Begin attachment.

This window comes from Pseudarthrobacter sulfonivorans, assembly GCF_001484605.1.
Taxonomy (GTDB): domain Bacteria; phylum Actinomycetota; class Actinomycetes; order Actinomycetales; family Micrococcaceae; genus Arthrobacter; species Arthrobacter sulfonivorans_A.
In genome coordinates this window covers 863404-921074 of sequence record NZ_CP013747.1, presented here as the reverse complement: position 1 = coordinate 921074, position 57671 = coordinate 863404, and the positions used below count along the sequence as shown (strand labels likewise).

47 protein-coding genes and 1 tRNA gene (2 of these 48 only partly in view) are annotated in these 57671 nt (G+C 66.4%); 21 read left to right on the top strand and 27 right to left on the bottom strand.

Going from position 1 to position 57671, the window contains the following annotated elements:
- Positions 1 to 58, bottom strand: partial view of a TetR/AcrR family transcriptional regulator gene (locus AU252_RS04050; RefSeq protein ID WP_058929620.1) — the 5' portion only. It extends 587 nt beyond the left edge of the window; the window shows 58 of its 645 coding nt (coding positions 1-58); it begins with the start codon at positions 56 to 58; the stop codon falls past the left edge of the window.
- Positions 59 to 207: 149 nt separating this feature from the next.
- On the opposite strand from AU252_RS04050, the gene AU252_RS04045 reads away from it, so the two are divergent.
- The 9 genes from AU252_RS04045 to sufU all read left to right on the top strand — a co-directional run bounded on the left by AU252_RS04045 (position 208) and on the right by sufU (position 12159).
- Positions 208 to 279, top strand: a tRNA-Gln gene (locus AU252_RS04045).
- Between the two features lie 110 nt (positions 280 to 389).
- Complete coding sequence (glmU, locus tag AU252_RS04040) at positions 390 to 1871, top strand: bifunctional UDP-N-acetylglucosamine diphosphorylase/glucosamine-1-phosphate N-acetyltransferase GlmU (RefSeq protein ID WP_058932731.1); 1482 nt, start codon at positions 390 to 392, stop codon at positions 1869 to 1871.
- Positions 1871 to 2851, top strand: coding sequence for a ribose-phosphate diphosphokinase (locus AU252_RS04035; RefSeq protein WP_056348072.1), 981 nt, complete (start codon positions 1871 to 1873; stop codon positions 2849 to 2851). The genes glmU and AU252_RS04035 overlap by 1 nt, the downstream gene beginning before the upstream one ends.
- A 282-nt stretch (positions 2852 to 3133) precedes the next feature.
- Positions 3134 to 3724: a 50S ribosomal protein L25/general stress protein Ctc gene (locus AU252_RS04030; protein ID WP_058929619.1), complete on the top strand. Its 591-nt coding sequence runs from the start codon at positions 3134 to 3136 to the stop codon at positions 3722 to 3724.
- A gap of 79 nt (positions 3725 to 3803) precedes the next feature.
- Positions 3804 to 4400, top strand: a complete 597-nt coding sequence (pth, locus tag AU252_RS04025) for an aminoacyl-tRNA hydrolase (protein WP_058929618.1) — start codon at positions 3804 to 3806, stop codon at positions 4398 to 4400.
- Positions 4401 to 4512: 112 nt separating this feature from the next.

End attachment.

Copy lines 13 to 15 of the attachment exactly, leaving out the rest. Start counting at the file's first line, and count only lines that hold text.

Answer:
- Positions 1871 to 2851, top strand: coding sequence for a ribose-phosphate diphosphokinase (locus AU252_RS04035; RefSeq protein WP_056348072.1), 981 nt, complete (start codon positions 1871 to 1873; stop codon positions 2849 to 2851). The genes glmU and AU252_RS04035 overlap by 1 nt, the downstream gene beginning before the upstream one ends.
- A 282-nt stretch (positions 2852 to 3133) precedes the next feature.
- Positions 3134 to 3724: a 50S ribosomal protein L25/general stress protein Ctc gene (locus AU252_RS04030; protein ID WP_058929619.1), complete on the top strand. Its 591-nt coding sequence runs from the start codon at positions 3134 to 3136 to the stop codon at positions 3722 to 3724.